If you like your theatre with music, there are two new plays, Arizona Theatre Company’s The Legend of Georgia McBride! by Matthew Lopez and American Mariachi by José Cruz Gonzalez from Dallas Theatre Center, that you may enjoy. (Apologies if I’m misspelling your name, José, but it doesn’t appear on the website. Indeed I had to dig for so many authors’ names that it was shameful. Theatre, do better.) The company describes The Legend of Georgia McBride as a “great escape” during these difficult times, and American Mariachi is about an all-femme Mariachi band trying to break the macho gender stereotypes of the 1970s.

James Ricardo Milord, Barbara Douglass, and Alexandria Danielle King in “Pipeline” at Central Square Theater in Cambridge, MA. Photo: Nina Groom.

Pipeline by Dominique Morisseau at Central Square Theater in Cambridge, Mass comes highly recommended, as does Dolls House 2 by Lucas Hnath at Florida Rep. Baltimore Center Stage is streaming Where We Stand by Donnetta Lavinia Grays, and House of Joy is streaming from San Diego Rep. I’d tell you who wrote it, but the website doesn’t want me to know. (American Theatre magazine told me it’s written by Madhuri Shekar.) Bloomington Playwrights Project in Indiana is making a menu of past performances available to view for donors.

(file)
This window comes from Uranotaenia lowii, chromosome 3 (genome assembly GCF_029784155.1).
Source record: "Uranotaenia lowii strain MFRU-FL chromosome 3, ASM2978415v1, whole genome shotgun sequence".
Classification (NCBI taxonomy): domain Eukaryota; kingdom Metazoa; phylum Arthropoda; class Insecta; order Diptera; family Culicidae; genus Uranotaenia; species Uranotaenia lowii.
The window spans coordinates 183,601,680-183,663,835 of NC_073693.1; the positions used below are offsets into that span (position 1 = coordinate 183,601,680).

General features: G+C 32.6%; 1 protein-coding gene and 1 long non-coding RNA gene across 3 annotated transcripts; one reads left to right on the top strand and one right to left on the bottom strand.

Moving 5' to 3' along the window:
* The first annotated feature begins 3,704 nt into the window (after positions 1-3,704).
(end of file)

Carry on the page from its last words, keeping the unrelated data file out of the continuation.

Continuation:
These productions are streaming from all over the country, except New York City. I have not yet discovered what that’s about, but I assure you it has something to do with unions, workers’ rights, and money. The Public Theatre in NY has created PLAY AT HOME, plays you can download for free and perform at home! All family friendly.

‘Teenage Dick,’ Streaming at Chicago’s Theater Wit. Photo by Charles Osgood.

If you’ve always wanted to check out Chicago’s legendary theatre scene, there are several productions available: There’s the highly acclaimed production of Kill Move Paradise by James Ijames at Timeline Theatre Company, the delightful comedy School Girls: Or, the African Mean Girls Play by Jocelyn Bioh at the Goodman Theatre, a retelling of Richard III as a high schooler with cerebral palsy in Teenage Dick by Mike Lew at Theatre Wit, and The Neo-Futurists have launched a digital version of their weekly show, The Infinite Wrench.